One note however: even people who otherwise embrace a person-affecting view often think that is morally bad to do something that brings someone into existence who has a life full of suffering and who wishes they’d never been born. If that’s right, you should still think that we have strong moral reasons to care about the far future, because there’s the possibility it could be horrendously bad as well as very good for a large number of individuals. On any plausible view, there’s a forceful case to be made for working to avert astronomical amounts of suffering. So even someone who believes strongly in a person-affecting view of ethics might have reason to embrace a form of longtermism that prioritises averting large-scale suffering in the future.

Trying to weigh this up, we think society should have far greater concern for the future than it does now, and that as with climate change, it often makes sense to prioritise making things go well for future individuals. In the case of climate change, for example, it was likely the case that society should have long ago taken on the non-trivial costs of financing efforts to develop highly reliable clean energy and navigating away from a carbon-intensive economy.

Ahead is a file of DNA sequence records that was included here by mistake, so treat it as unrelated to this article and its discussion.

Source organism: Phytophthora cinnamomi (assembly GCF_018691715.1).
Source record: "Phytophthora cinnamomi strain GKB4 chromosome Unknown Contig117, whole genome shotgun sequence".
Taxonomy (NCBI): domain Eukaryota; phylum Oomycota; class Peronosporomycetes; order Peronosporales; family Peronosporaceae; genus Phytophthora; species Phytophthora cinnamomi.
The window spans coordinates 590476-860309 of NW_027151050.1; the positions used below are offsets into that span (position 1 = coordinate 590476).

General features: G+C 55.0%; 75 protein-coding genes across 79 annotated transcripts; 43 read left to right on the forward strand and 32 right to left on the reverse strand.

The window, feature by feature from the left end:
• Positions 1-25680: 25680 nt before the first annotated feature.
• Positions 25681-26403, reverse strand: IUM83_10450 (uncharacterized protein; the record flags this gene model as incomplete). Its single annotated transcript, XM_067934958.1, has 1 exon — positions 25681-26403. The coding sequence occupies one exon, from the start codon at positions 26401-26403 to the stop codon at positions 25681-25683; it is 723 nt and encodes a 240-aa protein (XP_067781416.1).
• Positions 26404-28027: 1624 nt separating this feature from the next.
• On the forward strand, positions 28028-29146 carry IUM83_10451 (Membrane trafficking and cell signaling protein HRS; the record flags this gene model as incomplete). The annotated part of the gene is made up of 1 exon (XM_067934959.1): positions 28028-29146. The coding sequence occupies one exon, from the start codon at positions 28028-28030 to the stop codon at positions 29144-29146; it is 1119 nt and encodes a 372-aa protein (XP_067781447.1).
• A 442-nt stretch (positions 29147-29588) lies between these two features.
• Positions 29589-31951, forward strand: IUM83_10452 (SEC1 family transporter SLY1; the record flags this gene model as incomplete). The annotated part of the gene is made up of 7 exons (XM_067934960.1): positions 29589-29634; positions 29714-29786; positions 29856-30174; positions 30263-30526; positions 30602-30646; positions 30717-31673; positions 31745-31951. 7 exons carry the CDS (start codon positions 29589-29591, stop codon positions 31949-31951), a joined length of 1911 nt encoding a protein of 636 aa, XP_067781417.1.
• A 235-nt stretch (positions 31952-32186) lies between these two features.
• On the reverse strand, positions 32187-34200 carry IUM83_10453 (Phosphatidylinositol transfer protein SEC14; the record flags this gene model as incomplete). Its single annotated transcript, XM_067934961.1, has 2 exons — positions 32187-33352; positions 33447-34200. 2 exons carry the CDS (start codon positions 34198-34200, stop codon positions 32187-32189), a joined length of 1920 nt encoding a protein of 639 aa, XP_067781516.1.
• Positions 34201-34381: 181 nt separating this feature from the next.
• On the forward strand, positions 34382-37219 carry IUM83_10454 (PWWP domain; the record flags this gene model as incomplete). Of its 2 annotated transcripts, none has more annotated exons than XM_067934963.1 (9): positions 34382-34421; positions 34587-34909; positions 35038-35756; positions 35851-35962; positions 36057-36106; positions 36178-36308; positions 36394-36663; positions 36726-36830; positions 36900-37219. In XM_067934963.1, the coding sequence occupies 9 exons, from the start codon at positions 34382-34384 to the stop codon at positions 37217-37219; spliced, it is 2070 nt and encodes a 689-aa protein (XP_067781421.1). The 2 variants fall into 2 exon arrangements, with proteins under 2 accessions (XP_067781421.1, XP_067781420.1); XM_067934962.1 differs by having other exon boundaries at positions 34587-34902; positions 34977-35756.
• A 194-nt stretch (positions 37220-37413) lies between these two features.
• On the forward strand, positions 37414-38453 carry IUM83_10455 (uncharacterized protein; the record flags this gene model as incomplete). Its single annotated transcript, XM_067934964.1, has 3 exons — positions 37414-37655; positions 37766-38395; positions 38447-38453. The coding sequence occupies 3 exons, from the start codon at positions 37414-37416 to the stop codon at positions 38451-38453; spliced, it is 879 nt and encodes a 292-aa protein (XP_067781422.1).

Because of moral uncertainty, though, we care more about the present generation than we would if we naively weighed up the numbers.

Yes, it would be arrogant. But longtermism doesn’t require us to know the future.

Instead, the practical implication of longtermism is that we take steps that are likely to be good over the wide range of possible futures. We think it’s likely better for the future if, as we said above, we avoid extinction, we manage our resources carefully, we foster institutions that promote cooperation rather than violent conflict, and we responsibly develop powerful technology. None of these strategies requires us knowing what the future will look like.

We talk more about the importance of all this uncertainty in the sections above.

This isn’t exactly an objection, but one response to longtermism asserts not that the view is badly off track but that it’s superfluous.

This may seem plausible if longtermism primarily inspires us to prioritise reducing extinction risks. As discussed above, doing so could benefit existing people — so why even bother talking about the benefits to future generations?

One reply is: we agree that you don’t need to embrace longtermism to support these causes! And we’re happy if people do good work whether or not they agree with us on the philosophy.